Again, take the example of a pharmaceutical launch: The pharma company is about to spend millions of dollars with their ad agency building a cohesive, compelling brand; communicating to decision-makers and influencers all over the country or world; complying with the many regulations surrounding pharma advertising; and driving adoption and success for their drug. That’s a tall order, and agencies need a systematic way to keep track of all those goals, as well as a clear way to keep multiple teams on strategy as they tackle multiple deliverables across multiple audiences. Rather than storing key information as a series of Powerpoint decks and Excel spreadsheets on the server, plus a chain of emails on Outlook, plus whatever’s happening on Slack and Assembla, Kapta keeps the big picture context front and center, supporting account managers as they ensure the strategic quality of work going out the door while also keeping new work coming in the door.

Sales Follows KAM (not the other way around)

In an organization where Sales is King, key account management tends to follow sales. In other words, the sales team will use their CRM to generate new leads, and as some of those leads start to float to the top as priorities, the KAM team takes over.

Now, consider an ad agency. First of all, there’s no CRM. And there’s no “sales” team, even if there is a group dedicated to new business. Because in fact, every single “sale” at an ad agency is a function of key account management. New RFPs often come in either because (a) a leader on the client services team once worked with someone who is now leader at their company, and the RFP is really just a long extension of previous account management; or (b) the agency is performing so well for their other clients that they earn a reputation for creativity and effectiveness. In either case, even being invited to pitch for new business is because of a personal relationship or demonstrated success; CRM never enters into it.

Account managers also drive organic growth by renewing and upselling existing clients. As the agency partnership grows, the client sends more and more business their way—maybe they get an opportunity to work on global launches as well as US business. Or in the pharma example, they get a chance to work on consumer-facing promotional materials in addition to physician-facing. As the team succeeds in their efforts on a client’s behalf, they open the door for more and more work—and they keep the account profitable along the way.

Account Management is a Line Item

In an ad agency model, account management isn’t overhead. It’s a line item in its own right. Clients are so convinced of the value of the account management team that they pay for them separately, and not just as a set of billable hours under a specific deliverable.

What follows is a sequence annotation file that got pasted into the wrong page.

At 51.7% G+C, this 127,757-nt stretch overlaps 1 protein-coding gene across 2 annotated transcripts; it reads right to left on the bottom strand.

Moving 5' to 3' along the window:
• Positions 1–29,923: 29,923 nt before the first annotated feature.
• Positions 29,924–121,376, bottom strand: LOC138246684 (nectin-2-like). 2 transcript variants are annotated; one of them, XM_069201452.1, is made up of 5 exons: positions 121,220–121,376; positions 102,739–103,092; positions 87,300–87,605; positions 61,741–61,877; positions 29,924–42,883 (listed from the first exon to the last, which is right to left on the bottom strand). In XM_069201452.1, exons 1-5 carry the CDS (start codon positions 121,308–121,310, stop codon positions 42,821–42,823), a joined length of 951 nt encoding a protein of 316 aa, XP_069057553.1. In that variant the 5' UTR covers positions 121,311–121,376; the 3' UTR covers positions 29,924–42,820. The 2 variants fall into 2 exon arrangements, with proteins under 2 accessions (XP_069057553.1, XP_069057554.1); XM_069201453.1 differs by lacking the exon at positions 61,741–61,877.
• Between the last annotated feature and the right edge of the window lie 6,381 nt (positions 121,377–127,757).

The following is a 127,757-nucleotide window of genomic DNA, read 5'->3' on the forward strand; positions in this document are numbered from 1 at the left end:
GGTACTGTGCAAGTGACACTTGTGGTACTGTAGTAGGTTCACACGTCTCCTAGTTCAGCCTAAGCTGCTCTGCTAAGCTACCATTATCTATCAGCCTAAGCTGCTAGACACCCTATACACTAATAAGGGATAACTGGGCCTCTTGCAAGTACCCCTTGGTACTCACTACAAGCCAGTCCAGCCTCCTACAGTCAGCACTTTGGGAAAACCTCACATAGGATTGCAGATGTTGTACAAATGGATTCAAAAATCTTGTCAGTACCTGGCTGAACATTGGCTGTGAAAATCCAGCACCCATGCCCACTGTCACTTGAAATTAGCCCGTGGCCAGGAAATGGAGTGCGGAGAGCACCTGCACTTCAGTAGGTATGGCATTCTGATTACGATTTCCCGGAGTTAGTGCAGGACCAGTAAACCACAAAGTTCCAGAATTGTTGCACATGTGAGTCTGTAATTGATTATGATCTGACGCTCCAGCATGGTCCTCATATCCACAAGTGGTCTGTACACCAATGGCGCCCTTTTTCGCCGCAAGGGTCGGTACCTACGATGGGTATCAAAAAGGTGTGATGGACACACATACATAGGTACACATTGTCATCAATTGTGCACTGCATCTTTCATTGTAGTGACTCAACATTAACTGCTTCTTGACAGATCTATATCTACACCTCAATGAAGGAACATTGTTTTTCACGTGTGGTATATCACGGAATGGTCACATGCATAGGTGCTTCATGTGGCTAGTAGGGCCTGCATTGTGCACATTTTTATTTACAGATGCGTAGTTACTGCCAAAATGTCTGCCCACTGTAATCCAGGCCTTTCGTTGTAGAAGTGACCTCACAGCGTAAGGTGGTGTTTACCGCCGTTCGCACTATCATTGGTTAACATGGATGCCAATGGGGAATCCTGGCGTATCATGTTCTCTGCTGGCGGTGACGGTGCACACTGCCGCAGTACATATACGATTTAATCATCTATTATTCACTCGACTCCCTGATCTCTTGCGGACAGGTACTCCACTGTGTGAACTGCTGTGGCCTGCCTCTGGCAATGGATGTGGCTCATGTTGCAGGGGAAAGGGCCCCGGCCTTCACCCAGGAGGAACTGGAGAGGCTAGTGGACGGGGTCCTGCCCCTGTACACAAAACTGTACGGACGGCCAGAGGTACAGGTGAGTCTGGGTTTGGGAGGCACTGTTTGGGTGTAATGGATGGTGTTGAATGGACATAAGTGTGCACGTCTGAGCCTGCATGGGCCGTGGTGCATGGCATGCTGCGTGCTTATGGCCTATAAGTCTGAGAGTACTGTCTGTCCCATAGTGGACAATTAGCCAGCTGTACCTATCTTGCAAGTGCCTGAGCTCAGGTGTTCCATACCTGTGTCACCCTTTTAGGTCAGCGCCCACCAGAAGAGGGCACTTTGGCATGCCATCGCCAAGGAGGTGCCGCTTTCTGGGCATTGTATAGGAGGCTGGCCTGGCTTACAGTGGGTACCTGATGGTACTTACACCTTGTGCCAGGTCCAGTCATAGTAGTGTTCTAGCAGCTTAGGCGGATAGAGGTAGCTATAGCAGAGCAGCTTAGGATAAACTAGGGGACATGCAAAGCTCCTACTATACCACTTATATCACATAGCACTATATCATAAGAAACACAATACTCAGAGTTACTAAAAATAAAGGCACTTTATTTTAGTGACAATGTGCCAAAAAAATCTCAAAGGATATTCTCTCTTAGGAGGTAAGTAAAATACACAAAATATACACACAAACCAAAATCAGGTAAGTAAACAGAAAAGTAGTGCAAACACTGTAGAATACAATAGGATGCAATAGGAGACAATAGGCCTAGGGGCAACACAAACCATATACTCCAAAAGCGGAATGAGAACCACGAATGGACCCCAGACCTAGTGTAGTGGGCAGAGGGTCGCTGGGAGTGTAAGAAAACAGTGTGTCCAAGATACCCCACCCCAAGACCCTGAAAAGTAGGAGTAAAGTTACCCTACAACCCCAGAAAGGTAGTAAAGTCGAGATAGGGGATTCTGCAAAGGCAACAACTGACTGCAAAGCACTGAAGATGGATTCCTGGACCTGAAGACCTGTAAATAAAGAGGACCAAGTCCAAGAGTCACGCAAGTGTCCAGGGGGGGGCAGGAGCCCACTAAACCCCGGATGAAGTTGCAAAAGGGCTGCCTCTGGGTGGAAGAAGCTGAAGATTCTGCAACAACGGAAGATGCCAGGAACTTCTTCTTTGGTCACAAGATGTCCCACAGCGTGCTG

In order to essentially convince a client to pay your salary, you have to work even harder to demonstrate value—and that’s where a purpose-built tool that includes key metrics is critical. Account managers should be able to show real data that proves they’ve been effective; they also need clients who are deeply satisfied with the level of service and work they get from their agency. Kapta helps account managers track both specific KPIs and overall account health, including both leading and lagging indicators of success.


At the end of the day, account managers at an ad agency are in a tough spot: They are deeply accountable to their clients, and their success in building client relationships will shape their career for years to come. They are also accountable to their agencies, ensuring work comes in the door—and deliverables go out the door with profit margins in tact. And they are accountable to the entire cross-functional team that helps deliver that work. Account managers can be successful even if creative directors don’t like them, but creative directors can certainly make their lives miserable if they want to.

With so many people to answer to, it’s critical that account managers have a tool designed to support them, specifically, in their unique role. A tool that helps them keep up with their client communications, their internal team’s progress, and the results they’ve driven as an agency.


Because high-value clients exist in every industry, we at Kapa work with customers from many different industries. Sometimes, we offer support and training to companies who are just learning about key account management—we can help those organizations segment their customer base, establish a KAM process, and set themselves up for growth.

However, with ad agencies, our role is different. Ad agencies know full well the value of key account management, and it shows: Their KAM function is incredibly well-developed and well-respected within agency culture. For ad agencies and other service-based firms, we spend less time educating around KAM and more time supporting established teams in their ongoing efforts to engage clients more fully, deepen and strengthen the relationships, and develop a reputation for stellar client service.

To see how Kapta supports client service leads at marketing agencies and other service-based firms, schedule a personal demo today.